In a small, unassuming attic at the Edinburgh Printmakers lives the vibrant New Edition exhibition curated by Sarah Lowndes. Whilst radiating modernity, there is a paradox between the modern subject matter and the traditional process of printmaking. Created by artists Emer Tumilty, Museums Press, and Poster Club, each different work is bound together in synthesis, as each artist celebrates the manual process; a contrast with our mass-produced factory orientated society that presides today. There is certainly more than meets the eye on first viewing this charming attic, communicating the mantra of the power of art to convey valuable contextual information about the environment in which it was created.
In 2010, the Turbine Hall was covered in Ai Wei Wei’s tiny porcelain sunflower seeds, each of which was handmade by individuals in the porcelain capital of China (Jingdezhen). Wei Wei subverted the factory image of China by bringing back hand-made processes, just as New Edition also does. While walking around the smaller of the two exhibition rooms, a large window reveals the vista of an expansive print-making factory en media res. This immediately brings the exhibition to life in what could, prior to this, have been perceived as rather too gentle a show.
The title, New Edition, is a reference to the way in which the practice of screen printing renews itself through continued use. Lowndes writes, “each completed work becomes a springboard for the genesis of its successors.” This is a resonant and engaged comment, coherent with the genre of pop art to which I would compare the exhibition content.
Artists such as Lichtenstein and Warhol were using print techniques in the 1960s, and their work conveys much about the periods and places they were working in: a western world obsessed with consumerism. Their methods were perfectly syncopated with the colourful freewheeling mood of the late 60s, just as the provocative works shown in New Edition portray the non-existent boundaries of art today. The works consist of bold fonts, bright colours, and modern slogans. Pastel coloured abstractions are contrasted with lazy reclining cats and steaming Sports Direct mugs. The artists combine obscurities with simplicities, provoking a range of familiar feelings in the viewer, whilst also reminding each viewer of the importance of keeping print alive. In a sense, one might categorise the exhibition as still-life.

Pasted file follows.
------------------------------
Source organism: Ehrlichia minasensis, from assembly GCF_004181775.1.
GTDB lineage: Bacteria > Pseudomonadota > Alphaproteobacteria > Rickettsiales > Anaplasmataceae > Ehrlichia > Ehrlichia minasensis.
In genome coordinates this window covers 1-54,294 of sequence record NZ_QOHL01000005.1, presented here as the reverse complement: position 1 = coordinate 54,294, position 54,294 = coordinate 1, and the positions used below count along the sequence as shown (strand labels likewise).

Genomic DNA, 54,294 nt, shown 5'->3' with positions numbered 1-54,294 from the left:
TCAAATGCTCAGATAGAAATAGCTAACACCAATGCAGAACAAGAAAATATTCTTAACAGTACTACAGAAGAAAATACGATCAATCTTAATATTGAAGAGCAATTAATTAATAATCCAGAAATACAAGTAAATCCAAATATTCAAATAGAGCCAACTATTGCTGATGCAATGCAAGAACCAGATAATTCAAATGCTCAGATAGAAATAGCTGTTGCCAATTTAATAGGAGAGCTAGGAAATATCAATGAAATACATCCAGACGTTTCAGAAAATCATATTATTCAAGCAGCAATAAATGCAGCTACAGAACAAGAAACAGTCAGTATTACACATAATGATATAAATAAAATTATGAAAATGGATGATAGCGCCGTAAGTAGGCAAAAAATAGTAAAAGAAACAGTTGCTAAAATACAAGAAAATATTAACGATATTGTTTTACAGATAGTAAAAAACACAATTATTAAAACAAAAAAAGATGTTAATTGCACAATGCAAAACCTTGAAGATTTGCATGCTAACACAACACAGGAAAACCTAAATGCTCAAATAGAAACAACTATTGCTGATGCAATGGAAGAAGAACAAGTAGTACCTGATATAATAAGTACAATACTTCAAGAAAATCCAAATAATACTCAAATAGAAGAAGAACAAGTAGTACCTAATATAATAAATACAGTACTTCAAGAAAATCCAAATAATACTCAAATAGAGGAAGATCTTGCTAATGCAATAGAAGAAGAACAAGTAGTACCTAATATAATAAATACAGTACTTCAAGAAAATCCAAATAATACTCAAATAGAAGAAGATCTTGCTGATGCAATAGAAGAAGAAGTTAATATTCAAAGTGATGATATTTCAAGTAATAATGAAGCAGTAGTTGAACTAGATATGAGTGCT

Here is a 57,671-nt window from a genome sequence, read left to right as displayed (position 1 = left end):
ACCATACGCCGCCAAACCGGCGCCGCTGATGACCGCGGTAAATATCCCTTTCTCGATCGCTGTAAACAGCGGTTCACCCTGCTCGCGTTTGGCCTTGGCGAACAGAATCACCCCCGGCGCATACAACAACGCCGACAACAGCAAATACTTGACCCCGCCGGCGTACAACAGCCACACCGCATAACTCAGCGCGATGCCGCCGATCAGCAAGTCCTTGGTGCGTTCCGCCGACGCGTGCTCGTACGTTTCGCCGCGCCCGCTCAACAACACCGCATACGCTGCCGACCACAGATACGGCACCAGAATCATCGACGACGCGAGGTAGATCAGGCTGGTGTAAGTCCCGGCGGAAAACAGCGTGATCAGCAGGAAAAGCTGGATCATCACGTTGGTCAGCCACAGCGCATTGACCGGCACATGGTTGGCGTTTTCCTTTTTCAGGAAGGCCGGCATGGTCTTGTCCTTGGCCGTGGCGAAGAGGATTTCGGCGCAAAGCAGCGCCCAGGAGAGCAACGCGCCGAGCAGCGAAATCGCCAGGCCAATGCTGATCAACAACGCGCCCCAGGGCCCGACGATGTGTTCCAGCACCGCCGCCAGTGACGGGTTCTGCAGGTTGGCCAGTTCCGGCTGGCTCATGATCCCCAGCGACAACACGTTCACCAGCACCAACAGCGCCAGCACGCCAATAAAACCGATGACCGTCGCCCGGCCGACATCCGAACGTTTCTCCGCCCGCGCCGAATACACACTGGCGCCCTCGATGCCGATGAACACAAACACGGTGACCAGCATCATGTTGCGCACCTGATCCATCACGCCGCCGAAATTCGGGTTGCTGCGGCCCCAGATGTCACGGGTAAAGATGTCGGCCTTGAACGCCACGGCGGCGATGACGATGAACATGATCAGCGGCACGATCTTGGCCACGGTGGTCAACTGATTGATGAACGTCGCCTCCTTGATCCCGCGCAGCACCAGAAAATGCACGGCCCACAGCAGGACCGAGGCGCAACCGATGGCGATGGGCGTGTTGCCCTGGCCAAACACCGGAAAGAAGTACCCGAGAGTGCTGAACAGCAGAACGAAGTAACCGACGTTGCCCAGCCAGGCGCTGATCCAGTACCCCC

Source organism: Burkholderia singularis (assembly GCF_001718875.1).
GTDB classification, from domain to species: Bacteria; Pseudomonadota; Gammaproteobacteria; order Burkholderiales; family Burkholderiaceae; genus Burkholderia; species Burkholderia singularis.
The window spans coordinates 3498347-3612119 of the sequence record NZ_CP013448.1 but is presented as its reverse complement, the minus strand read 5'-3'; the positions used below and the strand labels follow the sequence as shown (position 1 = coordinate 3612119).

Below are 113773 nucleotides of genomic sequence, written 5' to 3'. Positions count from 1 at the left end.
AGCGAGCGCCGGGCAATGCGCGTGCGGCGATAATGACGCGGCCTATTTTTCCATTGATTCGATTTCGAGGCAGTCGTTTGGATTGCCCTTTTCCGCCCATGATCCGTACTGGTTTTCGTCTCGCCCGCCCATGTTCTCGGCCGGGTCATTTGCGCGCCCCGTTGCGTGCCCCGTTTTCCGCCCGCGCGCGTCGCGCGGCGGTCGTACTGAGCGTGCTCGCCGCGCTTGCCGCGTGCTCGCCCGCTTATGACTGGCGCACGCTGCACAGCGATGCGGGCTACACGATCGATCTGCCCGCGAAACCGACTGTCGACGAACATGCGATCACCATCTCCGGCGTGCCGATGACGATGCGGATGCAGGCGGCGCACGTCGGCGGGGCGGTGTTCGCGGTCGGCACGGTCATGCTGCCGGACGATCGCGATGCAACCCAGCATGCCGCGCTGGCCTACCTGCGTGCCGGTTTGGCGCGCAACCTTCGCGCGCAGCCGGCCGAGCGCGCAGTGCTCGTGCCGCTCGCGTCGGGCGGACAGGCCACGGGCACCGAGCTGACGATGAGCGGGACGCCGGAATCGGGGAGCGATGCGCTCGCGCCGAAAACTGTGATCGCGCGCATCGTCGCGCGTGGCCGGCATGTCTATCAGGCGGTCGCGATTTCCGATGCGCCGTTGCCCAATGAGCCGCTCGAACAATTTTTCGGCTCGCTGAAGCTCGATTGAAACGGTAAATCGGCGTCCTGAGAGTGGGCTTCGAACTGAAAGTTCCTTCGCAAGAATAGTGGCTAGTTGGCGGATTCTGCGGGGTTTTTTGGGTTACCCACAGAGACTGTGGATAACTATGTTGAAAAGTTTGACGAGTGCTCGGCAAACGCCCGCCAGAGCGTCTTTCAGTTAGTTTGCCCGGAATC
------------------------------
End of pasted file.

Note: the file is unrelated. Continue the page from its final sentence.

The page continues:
The copious array of objects depicted in the prints reminds us of these obsessions with consumerism, reinstated by the factory riddled with people making things. We cannot help but be obsessed by ‘stuff’ and this has been represented in art for years (take the wall paintings in the house of Julia Felix or the inaugural works of Tracy Emin).
The creative muscle powering the exhibition is commendable. Both artists and curator have created a charming and politically engaged show which was more effective than I had expected. Whilst the works were by no means spellbinding, they communicated instances about the ethics of our society, and you also can’t fault the pleasure of having an exhibition to yourself, can you?
Until 21st October
Photo credit: Issy Carr